Tuesday, May 09, 2006

More Fantasy Cliches

Via Tambo, put your heroes and villains to the cliche test. I went through the hero test, checking everything that bore even a hint of a resemblance to Rayn. Scored a 94. Ouch. Went back through and unchecked everything that I had a "yes, but" answer that put a decent spin on the cliche and scored a 27. My villains did the best at 13 and 18, but then my villains tend to be my best drawn characters. Wish I knew why. *halo*

5 comments:

Andi said...

For Aurora's Riddle Aislin scored a 26 (heroine) and Nighili scored a 9 (villain). *-* Most of Aislin's score seemed to come from the magic aspect, which might be cliched, but it kind of goes with the "territory" (you don't get to have mythical creatures without magic).

Debating whether Nighili's is accurate, considering they listed "sea floor" as a harsh environment. I didn't check it, though, considering that's the environment the merrows exist in, as well, so it doesn't rank as "harsh" for this book.

Kellie said...

One of the cliches that surprised me was "son of a farmer," which is what Rayn is. Maybe I haven't read enough or the right fantasy novels, but I can't recall a single hero being the son of a farmer. *shrugs*

Andi said...

Yeah, I don't have sons of farmers on my shelf, but I have a lot of males who are in "low" professions at the outset. My guess is that's what they might be referring to, though it wasn't done properly.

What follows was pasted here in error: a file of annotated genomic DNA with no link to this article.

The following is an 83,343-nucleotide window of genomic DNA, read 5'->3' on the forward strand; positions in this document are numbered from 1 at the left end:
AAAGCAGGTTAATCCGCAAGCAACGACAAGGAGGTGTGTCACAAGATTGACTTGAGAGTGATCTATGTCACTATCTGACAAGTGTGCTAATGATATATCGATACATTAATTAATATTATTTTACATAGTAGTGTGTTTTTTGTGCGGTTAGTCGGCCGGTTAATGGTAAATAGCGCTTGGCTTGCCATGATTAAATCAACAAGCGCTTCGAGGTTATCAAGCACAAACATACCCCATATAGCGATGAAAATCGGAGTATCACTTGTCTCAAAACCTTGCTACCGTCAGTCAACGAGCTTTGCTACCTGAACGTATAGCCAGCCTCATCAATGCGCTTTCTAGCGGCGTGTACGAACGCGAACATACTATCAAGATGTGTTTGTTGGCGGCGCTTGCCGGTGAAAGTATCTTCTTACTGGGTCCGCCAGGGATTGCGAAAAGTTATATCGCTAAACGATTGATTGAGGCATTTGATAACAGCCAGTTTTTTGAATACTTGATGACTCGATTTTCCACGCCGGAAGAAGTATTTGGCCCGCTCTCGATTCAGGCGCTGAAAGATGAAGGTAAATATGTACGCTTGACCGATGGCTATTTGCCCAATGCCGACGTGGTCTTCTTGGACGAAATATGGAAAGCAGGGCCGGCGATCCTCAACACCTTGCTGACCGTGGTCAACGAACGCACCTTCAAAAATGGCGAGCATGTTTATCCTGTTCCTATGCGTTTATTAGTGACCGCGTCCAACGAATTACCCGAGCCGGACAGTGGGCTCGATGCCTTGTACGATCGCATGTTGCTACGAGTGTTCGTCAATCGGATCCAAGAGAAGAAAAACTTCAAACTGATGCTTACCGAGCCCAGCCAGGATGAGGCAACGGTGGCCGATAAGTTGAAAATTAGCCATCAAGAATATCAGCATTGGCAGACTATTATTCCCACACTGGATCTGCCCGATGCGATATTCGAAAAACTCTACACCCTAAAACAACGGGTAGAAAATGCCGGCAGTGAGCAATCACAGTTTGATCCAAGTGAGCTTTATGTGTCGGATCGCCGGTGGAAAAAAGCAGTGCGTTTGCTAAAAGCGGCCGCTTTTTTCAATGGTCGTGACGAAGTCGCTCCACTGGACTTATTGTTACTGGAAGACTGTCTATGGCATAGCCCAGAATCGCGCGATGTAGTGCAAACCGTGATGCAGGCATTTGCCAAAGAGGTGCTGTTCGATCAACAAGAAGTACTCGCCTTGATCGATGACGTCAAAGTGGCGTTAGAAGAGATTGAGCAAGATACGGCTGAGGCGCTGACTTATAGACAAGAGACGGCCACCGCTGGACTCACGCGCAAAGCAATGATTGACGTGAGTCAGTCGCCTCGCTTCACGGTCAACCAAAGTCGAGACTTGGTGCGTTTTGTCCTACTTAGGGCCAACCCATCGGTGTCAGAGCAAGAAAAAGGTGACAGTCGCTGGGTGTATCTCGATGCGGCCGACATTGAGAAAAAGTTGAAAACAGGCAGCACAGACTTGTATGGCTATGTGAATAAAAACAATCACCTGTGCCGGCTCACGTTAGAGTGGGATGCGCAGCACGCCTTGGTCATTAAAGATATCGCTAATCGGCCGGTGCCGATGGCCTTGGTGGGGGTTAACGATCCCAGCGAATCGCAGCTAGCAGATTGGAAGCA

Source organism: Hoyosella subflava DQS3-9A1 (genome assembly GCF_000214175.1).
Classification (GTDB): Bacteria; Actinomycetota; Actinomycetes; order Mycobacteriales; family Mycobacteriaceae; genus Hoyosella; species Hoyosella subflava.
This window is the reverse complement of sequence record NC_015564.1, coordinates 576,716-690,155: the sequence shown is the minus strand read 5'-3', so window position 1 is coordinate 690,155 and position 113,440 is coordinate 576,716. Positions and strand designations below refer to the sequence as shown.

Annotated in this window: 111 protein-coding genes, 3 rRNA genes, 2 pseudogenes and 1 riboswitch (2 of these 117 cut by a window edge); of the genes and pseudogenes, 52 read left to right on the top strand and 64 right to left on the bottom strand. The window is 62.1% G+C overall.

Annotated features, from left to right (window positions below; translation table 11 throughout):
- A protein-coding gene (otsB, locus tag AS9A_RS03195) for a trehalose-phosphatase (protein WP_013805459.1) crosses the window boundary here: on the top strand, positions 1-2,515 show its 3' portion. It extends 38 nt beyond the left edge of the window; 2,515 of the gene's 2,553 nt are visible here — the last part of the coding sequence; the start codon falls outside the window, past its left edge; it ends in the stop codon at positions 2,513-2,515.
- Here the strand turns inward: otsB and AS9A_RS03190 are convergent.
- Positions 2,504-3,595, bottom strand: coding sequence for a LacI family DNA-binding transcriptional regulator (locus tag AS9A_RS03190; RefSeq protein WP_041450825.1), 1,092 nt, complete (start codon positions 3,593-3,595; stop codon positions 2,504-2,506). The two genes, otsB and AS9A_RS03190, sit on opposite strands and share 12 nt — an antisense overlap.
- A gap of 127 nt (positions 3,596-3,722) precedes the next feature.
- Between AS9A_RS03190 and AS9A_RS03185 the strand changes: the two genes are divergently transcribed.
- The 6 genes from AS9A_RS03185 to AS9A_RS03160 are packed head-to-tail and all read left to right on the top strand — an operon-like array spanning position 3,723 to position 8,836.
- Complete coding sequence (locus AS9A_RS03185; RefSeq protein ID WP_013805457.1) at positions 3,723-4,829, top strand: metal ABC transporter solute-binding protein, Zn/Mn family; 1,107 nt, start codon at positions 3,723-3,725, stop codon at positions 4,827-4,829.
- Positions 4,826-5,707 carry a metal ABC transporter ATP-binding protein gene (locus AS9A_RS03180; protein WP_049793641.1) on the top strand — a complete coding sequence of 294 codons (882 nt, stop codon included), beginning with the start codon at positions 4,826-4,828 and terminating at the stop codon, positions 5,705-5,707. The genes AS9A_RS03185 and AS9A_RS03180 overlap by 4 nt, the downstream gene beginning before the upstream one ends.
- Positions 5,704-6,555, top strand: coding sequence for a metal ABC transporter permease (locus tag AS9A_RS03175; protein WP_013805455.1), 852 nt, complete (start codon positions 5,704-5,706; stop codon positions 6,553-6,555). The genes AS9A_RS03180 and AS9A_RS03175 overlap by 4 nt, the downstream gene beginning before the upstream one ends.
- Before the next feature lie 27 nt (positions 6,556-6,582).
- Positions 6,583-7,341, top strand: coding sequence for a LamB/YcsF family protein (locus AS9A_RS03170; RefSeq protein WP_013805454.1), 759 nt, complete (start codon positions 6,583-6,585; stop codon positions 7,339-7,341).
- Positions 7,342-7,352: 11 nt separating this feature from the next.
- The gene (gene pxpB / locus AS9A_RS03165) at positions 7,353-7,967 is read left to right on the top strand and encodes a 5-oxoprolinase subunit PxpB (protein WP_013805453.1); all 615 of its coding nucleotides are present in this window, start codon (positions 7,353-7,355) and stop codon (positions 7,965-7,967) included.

To be honest, depending on what time period you're using for a "reference" farming makes a lot of sense. I mean, if you're in a newly settled region, you don't have a prominent aristocracy, do you? You have settlers who are likely farmers. Not the best question, really.

Kellie said...

If it's just "low" profession, then I guess Raynal doesn't apply as he is in training to be a scribe. Unless that's "low" as well?

Andi said...

Depends on the culture, I'd guess. I have a book where a scribe is actually a well-to-do and respectable position, in line with minor nobility.

And then I have a book where scribes are shunted into the corners and hidden behind screens, because they're meaningless little servants, designed to make the wealthy look intelligent.

Really depends on what the culture is like, I think (which, really, could apply to any position - even a farmer *-*).